15800 sec. Under this scenario, the load current will increase from 0 to 158A at

the rate 0.01A/s. Other parameter values (for the parameters given in Table A.1)

are as set in the model. The parameter values can be changed by the user. Run

the model and check the results.

2. Dynamic response of the SOFC model

Set TSteadySate = 0. Set Tairinlet and Tfuelinlet accordingly. For example, set

them both to 1173K, as shown in Figure A.3. Use I_step block given in the

model file to simulate load transients. Simulation time = 15800s. Default values

are used for other input quantities. Run the model and check its dynamic

response.

A-6

Istep

I_step

Terminator

Iload

Product

A

I

Ramp

atm

3

Pa

P (atm)

0.9e-3

mol/s

Vout

MH2

Vout

MH2

mol/s

1.0e-4

MH2O

MH2O

atm

Pc

K

1173

Tairinlet

Tairinlet

12e-3

mol/s

Mair

Tout

Mair

1173

Tout

K

Tf uelinlet

Tfuelinlet

1

Boolen 1/0

Steady State

SS/Dynamic

SOFC

5kW SOFC Model

A-7

The example FCDG systems based on both PEMFC and SOFC stack models are given in

the CD. The FCDG system configurations have been discussed and shown in Figure 7.1

of Chapter 7. The principle of operation and design of the power electronic circuits (the

DC/DC converters and the inverter) in the systems are addressed in Chapters 6, and

controller design for the inverter and DC/DC converters is discussed in Chapter 7. A brief

introduction for running the SOFCDG system simulation is given below. A similar

procedure can be followed to run the PEMFC DG simulation system file.

1. Start MATLAB/ Simulink (Version 7.0.4.365 (R14) Service Pack 2).

SimPowerSystems toolbox (version 4.0.1) under Simulink was used to model the

power electronic components in the system. Running the system on a different

version of MATLAB/Simulink may cause incompatibility problems. Assistance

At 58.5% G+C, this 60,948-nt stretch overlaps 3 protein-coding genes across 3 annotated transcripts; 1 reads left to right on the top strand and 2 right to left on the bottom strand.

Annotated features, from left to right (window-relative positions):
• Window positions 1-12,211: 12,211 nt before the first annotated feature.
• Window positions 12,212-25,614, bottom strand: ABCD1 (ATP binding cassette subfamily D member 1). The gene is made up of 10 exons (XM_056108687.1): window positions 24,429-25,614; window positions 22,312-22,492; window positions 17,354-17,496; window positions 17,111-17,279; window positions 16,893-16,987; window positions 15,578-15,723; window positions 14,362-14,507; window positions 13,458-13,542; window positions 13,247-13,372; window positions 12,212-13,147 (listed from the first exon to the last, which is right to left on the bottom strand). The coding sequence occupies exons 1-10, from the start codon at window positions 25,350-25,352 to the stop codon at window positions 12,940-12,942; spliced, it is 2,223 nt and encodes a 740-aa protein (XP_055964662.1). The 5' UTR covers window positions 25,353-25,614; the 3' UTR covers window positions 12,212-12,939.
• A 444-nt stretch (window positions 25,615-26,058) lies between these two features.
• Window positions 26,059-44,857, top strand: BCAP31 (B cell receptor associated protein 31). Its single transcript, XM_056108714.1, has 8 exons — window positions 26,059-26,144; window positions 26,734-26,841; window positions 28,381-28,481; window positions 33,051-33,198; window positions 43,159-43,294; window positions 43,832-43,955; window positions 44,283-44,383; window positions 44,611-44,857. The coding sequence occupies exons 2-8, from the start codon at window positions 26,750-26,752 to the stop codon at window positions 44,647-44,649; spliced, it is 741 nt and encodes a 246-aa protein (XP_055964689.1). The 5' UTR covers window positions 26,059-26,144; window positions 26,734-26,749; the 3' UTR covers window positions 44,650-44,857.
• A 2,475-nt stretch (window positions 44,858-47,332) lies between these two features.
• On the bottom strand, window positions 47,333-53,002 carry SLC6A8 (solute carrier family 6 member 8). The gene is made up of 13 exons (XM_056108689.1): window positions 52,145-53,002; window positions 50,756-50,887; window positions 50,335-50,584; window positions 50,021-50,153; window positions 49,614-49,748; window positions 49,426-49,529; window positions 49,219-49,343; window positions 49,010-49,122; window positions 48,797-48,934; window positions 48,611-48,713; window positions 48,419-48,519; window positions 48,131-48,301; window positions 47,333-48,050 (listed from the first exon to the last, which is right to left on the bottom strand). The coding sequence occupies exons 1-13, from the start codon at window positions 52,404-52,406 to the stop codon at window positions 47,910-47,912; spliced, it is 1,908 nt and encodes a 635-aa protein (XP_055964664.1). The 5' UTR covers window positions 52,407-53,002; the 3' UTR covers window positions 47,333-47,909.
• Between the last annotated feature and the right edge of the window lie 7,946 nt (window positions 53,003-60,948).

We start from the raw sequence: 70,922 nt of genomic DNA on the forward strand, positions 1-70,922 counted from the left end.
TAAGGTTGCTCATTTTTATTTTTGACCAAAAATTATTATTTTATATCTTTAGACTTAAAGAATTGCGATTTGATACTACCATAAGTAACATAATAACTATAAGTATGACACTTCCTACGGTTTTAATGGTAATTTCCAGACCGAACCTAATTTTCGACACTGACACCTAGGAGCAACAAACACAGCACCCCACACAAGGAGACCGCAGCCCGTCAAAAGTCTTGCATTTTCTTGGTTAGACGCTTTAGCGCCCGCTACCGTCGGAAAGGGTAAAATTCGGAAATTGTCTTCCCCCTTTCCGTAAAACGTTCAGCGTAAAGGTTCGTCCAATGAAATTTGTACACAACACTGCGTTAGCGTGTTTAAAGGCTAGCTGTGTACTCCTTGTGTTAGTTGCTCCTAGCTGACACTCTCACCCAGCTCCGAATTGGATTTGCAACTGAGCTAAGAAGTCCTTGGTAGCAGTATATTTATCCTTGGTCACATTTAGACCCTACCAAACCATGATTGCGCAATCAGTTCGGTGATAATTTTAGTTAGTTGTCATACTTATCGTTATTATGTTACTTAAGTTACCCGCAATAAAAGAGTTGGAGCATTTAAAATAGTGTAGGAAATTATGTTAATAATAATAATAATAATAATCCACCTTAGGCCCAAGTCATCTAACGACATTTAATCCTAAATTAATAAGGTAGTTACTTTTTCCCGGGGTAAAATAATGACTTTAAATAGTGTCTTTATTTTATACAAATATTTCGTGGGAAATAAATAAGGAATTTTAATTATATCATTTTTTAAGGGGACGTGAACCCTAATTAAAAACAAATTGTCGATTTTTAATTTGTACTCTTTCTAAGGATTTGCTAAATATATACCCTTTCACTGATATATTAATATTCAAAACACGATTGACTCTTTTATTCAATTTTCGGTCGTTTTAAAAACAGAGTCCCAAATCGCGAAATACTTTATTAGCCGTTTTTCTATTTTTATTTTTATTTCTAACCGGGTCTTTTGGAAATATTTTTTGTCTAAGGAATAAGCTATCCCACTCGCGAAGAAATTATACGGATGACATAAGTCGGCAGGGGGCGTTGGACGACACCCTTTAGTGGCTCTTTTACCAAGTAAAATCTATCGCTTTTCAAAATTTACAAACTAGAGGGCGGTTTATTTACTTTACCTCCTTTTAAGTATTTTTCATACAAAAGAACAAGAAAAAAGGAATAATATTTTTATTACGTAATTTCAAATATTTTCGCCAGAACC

from MATLAB technical support professionals may be required.

2. Look for the folder of \FCDG and open the model file with name of

SOFC_DG.mdl. User should see the subsystem blocks of fuel cell power plant,

DC/DC converters and their controllers, DC/AC inverter and its controller, and

the utility grid. The details of each subsystem can be explored by either doubleclicking on it or by right-clicking on it and choosing Look Under Mask from

the pop-up menu. A simple Delay Block with a small time constant has been

used in the system to avoid any algebraic loop.

3. The default sampling time for the pulse width modulation (PWM) blocks used

for the power switching devices is set to Ts = 2 s. This parameter can be

changed as needed. However, any value larger than 10 s is not recommended.

4. Choose the proper solver and set the simulation time. The recommended solver

for this model is ode23tb. Select the solver by clicking on Simulation in the

menu and then select Simulation parameters.

A-8

recommended. Even with the Accelerator, be aware that it may take quite some

time (several hours) to finish the simulation.

6. Click Start simulation to run the model.

7. When the simulation is done, the outputs can be observed by loading the output

data files, saved as MAT type in the same folder, to MATLAB workspace. Note

that the desired outputs are saved as their corresponding MAT files. For example,

P.mat is the data file for real power data, P. The command load P.mat is used

to load the real power data when the simulation is finished. Then, the power

curve can be plotted by using the command plot(P(1,:), P(2,:)).

A-9